How To Avoid Needless Complications When Planning Stage Flying

Entertainment Blog

Directing a play that includes stage flying is something that almost every director will do at least once, given the prevalence of stage flight in classics like Peter Pan. For directors who have not used stage flying before, however, the process can seem a lot easier than it is.

While stage flying is not new, and stage flight companies know what safety precautions to take, it's all too possible for a new director to forget a few things in the stress and rush of putting together the play. If you're about to direct your first play that uses stage flying, avoid needless complications by remembering a few things.

Start Early

Start planning the stage flight early, and get the stage flight company involved as soon as you can in set design, layout, blocking, and more. Yes, you're the director, but the stage flight company staff knows what it needs to safely get your cast literally off the ground. That's going to affect how you set up the backdrops, lights, and everything else that could potentially get in the way. Plus, if you've never directed stage flying before, you may not realize exactly what the process requires. The last thing you need is to have to do a last-minute revamp of everything because you blocked everything out and called the stage flight company in at the last second.

Be Willing to Modify Set Layout

Be willing to change your desired stage layout. The playwright will have left instructions, of course, but the shape of the theater and stage can change from place to place, and that can affect where everything goes. If you're willing to make modifications, planning the flying will go much more smoothly.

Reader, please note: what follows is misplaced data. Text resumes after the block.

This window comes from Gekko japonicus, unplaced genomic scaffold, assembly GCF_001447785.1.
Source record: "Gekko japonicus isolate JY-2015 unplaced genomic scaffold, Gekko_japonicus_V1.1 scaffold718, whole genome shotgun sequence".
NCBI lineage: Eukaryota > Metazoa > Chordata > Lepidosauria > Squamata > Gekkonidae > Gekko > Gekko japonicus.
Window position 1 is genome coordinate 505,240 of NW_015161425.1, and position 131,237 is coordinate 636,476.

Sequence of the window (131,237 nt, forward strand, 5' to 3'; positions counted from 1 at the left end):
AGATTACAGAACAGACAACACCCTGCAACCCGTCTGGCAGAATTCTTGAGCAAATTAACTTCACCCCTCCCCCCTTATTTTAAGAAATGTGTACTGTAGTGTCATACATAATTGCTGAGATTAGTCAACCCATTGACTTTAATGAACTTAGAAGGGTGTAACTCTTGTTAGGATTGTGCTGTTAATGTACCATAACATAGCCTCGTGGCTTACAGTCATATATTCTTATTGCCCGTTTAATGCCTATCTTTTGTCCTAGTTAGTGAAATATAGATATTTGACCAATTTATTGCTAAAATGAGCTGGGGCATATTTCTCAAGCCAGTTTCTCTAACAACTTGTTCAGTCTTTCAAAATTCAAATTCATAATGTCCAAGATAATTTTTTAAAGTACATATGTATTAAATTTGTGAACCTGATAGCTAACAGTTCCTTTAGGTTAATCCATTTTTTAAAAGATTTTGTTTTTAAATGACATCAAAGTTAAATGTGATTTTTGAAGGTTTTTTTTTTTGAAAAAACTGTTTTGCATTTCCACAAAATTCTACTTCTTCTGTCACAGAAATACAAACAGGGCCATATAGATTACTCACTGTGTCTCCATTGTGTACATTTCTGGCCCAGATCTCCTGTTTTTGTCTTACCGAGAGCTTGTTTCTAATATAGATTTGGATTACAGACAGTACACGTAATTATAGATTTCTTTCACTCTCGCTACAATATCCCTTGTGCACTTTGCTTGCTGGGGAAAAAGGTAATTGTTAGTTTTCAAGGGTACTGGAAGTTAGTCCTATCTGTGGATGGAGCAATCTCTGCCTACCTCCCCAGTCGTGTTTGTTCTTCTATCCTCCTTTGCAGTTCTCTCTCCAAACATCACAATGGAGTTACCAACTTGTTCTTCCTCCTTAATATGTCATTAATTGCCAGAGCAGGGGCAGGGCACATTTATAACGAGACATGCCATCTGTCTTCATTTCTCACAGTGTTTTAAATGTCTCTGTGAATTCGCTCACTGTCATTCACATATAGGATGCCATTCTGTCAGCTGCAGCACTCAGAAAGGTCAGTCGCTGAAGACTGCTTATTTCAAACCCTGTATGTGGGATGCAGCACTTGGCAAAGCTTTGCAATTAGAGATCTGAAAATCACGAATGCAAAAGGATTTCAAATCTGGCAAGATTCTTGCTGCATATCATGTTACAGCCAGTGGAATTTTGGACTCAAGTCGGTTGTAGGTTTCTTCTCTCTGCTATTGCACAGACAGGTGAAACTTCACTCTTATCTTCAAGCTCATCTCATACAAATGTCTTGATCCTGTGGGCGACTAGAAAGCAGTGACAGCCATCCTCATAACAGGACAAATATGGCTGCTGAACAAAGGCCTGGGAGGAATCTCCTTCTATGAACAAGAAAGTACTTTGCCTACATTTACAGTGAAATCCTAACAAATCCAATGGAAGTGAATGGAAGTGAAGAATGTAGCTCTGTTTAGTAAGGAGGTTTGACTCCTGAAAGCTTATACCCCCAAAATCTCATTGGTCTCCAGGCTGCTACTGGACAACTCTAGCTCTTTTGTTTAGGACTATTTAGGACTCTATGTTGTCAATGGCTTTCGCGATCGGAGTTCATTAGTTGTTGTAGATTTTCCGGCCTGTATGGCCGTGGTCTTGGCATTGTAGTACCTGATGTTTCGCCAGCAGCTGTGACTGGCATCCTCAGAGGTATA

Train Your Cast

Stage flight isn't as easy for the actors as you think. Those who find it simple to work with have lots of experience; newcomers to stage flight can have issues with harness fit, changed perspective as they're moved about the stage and into the air under someone else's control, and still looking natural when they're actually dangling in the air by wires. They need training, and you need to schedule times when they can get used to the harnesses and how to speak and move while up in the air.

When you know what play you're directing and what flying effects you need, contact stage flight companies immediately to find out prices and scheduling. The sooner you start, the sooner you can address any issues that crop up.


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